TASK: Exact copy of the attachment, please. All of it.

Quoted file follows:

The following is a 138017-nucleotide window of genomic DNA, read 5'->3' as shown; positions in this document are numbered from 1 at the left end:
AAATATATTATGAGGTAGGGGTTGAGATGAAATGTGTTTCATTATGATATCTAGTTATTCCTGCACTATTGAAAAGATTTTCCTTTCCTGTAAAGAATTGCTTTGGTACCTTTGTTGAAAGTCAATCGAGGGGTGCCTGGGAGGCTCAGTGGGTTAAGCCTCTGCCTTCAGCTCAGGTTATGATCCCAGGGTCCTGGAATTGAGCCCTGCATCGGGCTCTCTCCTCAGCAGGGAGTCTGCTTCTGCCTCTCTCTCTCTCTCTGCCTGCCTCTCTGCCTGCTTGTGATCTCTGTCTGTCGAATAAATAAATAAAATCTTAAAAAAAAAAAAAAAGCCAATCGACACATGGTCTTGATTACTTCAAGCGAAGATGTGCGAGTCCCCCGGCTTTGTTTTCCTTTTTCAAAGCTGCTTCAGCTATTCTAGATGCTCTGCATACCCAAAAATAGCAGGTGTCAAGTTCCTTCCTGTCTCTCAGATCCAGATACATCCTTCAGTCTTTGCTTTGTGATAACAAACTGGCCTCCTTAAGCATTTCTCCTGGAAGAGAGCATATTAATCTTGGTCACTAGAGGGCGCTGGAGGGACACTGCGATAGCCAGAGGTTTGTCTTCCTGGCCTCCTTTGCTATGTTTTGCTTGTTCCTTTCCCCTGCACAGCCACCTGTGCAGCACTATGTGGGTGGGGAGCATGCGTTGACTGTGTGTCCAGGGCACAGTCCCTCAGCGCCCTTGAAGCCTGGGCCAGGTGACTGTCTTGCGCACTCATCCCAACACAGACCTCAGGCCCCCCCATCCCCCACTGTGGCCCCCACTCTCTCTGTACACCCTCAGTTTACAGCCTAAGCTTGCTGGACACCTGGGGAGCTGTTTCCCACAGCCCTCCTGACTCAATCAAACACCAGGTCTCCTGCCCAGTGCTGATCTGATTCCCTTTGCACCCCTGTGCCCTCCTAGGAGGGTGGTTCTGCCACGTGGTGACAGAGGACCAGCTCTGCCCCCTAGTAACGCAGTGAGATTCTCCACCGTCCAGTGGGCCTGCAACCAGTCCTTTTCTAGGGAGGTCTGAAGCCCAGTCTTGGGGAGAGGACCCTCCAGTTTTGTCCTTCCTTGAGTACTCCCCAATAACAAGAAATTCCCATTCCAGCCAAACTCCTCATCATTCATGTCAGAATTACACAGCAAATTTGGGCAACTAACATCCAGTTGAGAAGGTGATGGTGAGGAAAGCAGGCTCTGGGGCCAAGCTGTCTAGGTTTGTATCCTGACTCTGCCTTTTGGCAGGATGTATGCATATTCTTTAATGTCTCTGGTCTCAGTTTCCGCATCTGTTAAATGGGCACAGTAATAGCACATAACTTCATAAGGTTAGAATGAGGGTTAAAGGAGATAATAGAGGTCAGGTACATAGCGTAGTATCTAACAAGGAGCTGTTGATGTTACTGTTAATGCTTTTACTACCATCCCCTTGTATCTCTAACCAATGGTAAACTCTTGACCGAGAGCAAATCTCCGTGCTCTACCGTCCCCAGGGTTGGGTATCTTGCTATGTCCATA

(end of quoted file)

The following is a 138017-nucleotide window of genomic DNA, read 5'->3' as shown; positions in this document are numbered from 1 at the left end:
AAATATATTATGAGGTAGGGGTTGAGATGAAATGTGTTTCATTATGATATCTAGTTATTCCTGCACTATTGAAAAGATTTTCCTTTCCTGTAAAGAATTGCTTTGGTACCTTTGTTGAAAGTCAATCGAGGGGTGCCTGGGAGGCTCAGTGGGTTAAGCCTCTGCCTTCAGCTCAGGTTATGATCCCAGGGTCCTGGAATTGAGCCCTGCATCGGGCTCTCTCCTCAGCAGGGAGTCTGCTTCTGCCTCTCTCTCTCTCTCTGCCTGCCTCTCTGCCTGCTTGTGATCTCTGTCTGTCGAATAAATAAATAAAATCTTAAAAAAAAAAAAAAAGCCAATCGACACATGGTCTTGATTACTTCAAGCGAAGATGTGCGAGTCCCCCGGCTTTGTTTTCCTTTTTCAAAGCTGCTTCAGCTATTCTAGATGCTCTGCATACCCAAAAATAGCAGGTGTCAAGTTCCTTCCTGTCTCTCAGATCCAGATACATCCTTCAGTCTTTGCTTTGTGATAACAAACTGGCCTCCTTAAGCATTTCTCCTGGAAGAGAGCATATTAATCTTGGTCACTAGAGGGCGCTGGAGGGACACTGCGATAGCCAGAGGTTTGTCTTCCTGGCCTCCTTTGCTATGTTTTGCTTGTTCCTTTCCCCTGCACAGCCACCTGTGCAGCACTATGTGGGTGGGGAGCATGCGTTGACTGTGTGTCCAGGGCACAGTCCCTCAGCGCCCTTGAAGCCTGGGCCAGGTGACTGTCTTGCGCACTCATCCCAACACAGACCTCAGGCCCCCCCATCCCCCACTGTGGCCCCCACTCTCTCTGTACACCCTCAGTTTACAGCCTAAGCTTGCTGGACACCTGGGGAGCTGTTTCCCACAGCCCTCCTGACTCAATCAAACACCAGGTCTCCTGCCCAGTGCTGATCTGATTCCCTTTGCACCCCTGTGCCCTCCTAGGAGGGTGGTTCTGCCACGTGGTGACAGAGGACCAGCTCTGCCCCCTAGTAACGCAGTGAGATTCTCCACCGTCCAGTGGGCCTGCAACCAGTCCTTTTCTAGGGAGGTCTGAAGCCCAGTCTTGGGGAGAGGACCCTCCAGTTTTGTCCTTCCTTGAGTACTCCCCAATAACAAGAAATTCCCATTCCAGCCAAACTCCTCATCATTCATGTCAGAATTACACAGCAAATTTGGGCAACTAACATCCAGTTGAGAAGGTGATGGTGAGGAAAGCAGGCTCTGGGGCCAAGCTGTCTAGGTTTGTATCCTGACTCTGCCTTTTGGCAGGATGTATGCATATTCTTTAATGTCTCTGGTCTCAGTTTCCGCATCTGTTAAATGGGCACAGTAATAGCACATAACTTCATAAGGTTAGAATGAGGGTTAAAGGAGATAATAGAGGTCAGGTACATAGCGTAGTATCTAACAAGGAGCTGTTGATGTTACTGTTAATGCTTTTACTACCATCCCCTTGTATCTCTAACCAATGGTAAACTCTTGACCGAGAGCAAATCTCCGTGCTCTACCGTCCCCAGGGTTGGGTATCTTGCTATGTCCATA